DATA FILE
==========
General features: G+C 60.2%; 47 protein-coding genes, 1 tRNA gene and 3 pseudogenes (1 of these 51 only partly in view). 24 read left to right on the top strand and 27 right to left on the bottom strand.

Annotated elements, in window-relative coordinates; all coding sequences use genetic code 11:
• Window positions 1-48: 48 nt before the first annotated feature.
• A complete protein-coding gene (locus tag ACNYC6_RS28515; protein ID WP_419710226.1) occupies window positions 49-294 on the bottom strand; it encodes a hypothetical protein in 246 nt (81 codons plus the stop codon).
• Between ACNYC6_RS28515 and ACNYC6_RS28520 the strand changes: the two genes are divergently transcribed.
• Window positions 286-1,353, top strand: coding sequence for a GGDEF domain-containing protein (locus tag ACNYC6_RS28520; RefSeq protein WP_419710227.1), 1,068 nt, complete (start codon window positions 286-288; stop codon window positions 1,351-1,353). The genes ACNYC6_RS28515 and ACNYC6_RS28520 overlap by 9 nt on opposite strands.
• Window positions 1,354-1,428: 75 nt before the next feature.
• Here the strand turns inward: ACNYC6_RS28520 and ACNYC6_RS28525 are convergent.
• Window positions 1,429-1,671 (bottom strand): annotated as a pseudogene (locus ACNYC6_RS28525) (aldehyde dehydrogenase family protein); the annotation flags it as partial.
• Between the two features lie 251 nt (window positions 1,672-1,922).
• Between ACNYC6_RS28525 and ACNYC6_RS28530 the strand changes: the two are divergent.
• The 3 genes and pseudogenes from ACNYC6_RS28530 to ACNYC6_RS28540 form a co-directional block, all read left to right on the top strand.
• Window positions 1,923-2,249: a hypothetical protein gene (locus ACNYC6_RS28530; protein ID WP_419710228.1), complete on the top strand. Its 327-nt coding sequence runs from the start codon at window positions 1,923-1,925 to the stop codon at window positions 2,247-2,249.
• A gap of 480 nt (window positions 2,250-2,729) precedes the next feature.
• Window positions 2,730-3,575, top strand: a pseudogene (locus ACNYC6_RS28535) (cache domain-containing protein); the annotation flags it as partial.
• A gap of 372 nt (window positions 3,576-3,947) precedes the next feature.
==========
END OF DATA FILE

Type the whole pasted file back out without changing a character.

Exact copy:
General features: G+C 60.2%; 47 protein-coding genes, 1 tRNA gene and 3 pseudogenes (1 of these 51 only partly in view). 24 read left to right on the top strand and 27 right to left on the bottom strand.

Annotated elements, in window-relative coordinates; all coding sequences use genetic code 11:
• Window positions 1-48: 48 nt before the first annotated feature.
• A complete protein-coding gene (locus tag ACNYC6_RS28515; protein ID WP_419710226.1) occupies window positions 49-294 on the bottom strand; it encodes a hypothetical protein in 246 nt (81 codons plus the stop codon).
• Between ACNYC6_RS28515 and ACNYC6_RS28520 the strand changes: the two genes are divergently transcribed.
• Window positions 286-1,353, top strand: coding sequence for a GGDEF domain-containing protein (locus tag ACNYC6_RS28520; RefSeq protein WP_419710227.1), 1,068 nt, complete (start codon window positions 286-288; stop codon window positions 1,351-1,353). The genes ACNYC6_RS28515 and ACNYC6_RS28520 overlap by 9 nt on opposite strands.
• Window positions 1,354-1,428: 75 nt before the next feature.
• Here the strand turns inward: ACNYC6_RS28520 and ACNYC6_RS28525 are convergent.
• Window positions 1,429-1,671 (bottom strand): annotated as a pseudogene (locus ACNYC6_RS28525) (aldehyde dehydrogenase family protein); the annotation flags it as partial.
• Between the two features lie 251 nt (window positions 1,672-1,922).
• Between ACNYC6_RS28525 and ACNYC6_RS28530 the strand changes: the two are divergent.
• The 3 genes and pseudogenes from ACNYC6_RS28530 to ACNYC6_RS28540 form a co-directional block, all read left to right on the top strand.
• Window positions 1,923-2,249: a hypothetical protein gene (locus ACNYC6_RS28530; protein ID WP_419710228.1), complete on the top strand. Its 327-nt coding sequence runs from the start codon at window positions 1,923-1,925 to the stop codon at window positions 2,247-2,249.
• A gap of 480 nt (window positions 2,250-2,729) precedes the next feature.
• Window positions 2,730-3,575, top strand: a pseudogene (locus ACNYC6_RS28535) (cache domain-containing protein); the annotation flags it as partial.
• A gap of 372 nt (window positions 3,576-3,947) precedes the next feature.